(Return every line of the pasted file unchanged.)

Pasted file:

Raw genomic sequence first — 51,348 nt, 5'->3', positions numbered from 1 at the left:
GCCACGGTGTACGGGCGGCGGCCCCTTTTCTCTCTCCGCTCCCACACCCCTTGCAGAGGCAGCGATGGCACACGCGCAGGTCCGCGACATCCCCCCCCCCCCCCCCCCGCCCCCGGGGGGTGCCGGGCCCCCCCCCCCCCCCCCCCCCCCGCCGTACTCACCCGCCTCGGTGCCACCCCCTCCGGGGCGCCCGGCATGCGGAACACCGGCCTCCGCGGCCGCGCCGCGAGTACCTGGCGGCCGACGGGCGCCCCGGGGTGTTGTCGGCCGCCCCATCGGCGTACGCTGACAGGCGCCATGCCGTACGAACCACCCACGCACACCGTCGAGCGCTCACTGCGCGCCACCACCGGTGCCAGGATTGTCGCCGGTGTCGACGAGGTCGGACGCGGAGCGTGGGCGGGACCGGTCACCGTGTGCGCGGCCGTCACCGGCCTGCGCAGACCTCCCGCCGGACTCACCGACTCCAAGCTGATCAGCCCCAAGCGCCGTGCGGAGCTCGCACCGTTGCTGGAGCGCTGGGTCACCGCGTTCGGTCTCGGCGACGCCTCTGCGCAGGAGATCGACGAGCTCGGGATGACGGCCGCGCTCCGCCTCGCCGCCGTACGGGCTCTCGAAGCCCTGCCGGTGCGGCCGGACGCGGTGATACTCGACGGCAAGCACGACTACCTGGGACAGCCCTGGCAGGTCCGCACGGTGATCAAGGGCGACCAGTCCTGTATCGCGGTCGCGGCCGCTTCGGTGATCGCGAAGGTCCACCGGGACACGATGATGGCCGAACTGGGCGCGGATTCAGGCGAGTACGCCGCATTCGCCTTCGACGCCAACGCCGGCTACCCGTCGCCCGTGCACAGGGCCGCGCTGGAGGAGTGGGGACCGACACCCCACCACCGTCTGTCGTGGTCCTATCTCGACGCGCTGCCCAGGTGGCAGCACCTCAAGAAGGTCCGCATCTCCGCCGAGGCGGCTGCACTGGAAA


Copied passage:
Raw genomic sequence first — 51,348 nt, 5'->3', positions numbered from 1 at the left:
GCCACGGTGTACGGGCGGCGGCCCCTTTTCTCTCTCCGCTCCCACACCCCTTGCAGAGGCAGCGATGGCACACGCGCAGGTCCGCGACATCCCCCCCCCCCCCCCCCCGCCCCCGGGGGGTGCCGGGCCCCCCCCCCCCCCCCCCCCCCCGCCGTACTCACCCGCCTCGGTGCCACCCCCTCCGGGGCGCCCGGCATGCGGAACACCGGCCTCCGCGGCCGCGCCGCGAGTACCTGGCGGCCGACGGGCGCCCCGGGGTGTTGTCGGCCGCCCCATCGGCGTACGCTGACAGGCGCCATGCCGTACGAACCACCCACGCACACCGTCGAGCGCTCACTGCGCGCCACCACCGGTGCCAGGATTGTCGCCGGTGTCGACGAGGTCGGACGCGGAGCGTGGGCGGGACCGGTCACCGTGTGCGCGGCCGTCACCGGCCTGCGCAGACCTCCCGCCGGACTCACCGACTCCAAGCTGATCAGCCCCAAGCGCCGTGCGGAGCTCGCACCGTTGCTGGAGCGCTGGGTCACCGCGTTCGGTCTCGGCGACGCCTCTGCGCAGGAGATCGACGAGCTCGGGATGACGGCCGCGCTCCGCCTCGCCGCCGTACGGGCTCTCGAAGCCCTGCCGGTGCGGCCGGACGCGGTGATACTCGACGGCAAGCACGACTACCTGGGACAGCCCTGGCAGGTCCGCACGGTGATCAAGGGCGACCAGTCCTGTATCGCGGTCGCGGCCGCTTCGGTGATCGCGAAGGTCCACCGGGACACGATGATGGCCGAACTGGGCGCGGATTCAGGCGAGTACGCCGCATTCGCCTTCGACGCCAACGCCGGCTACCCGTCGCCCGTGCACAGGGCCGCGCTGGAGGAGTGGGGACCGACACCCCACCACCGTCTGTCGTGGTCCTATCTCGACGCGCTGCCCAGGTGGCAGCACCTCAAGAAGGTCCGCATCTCCGCCGAGGCGGCTGCACTGGAAA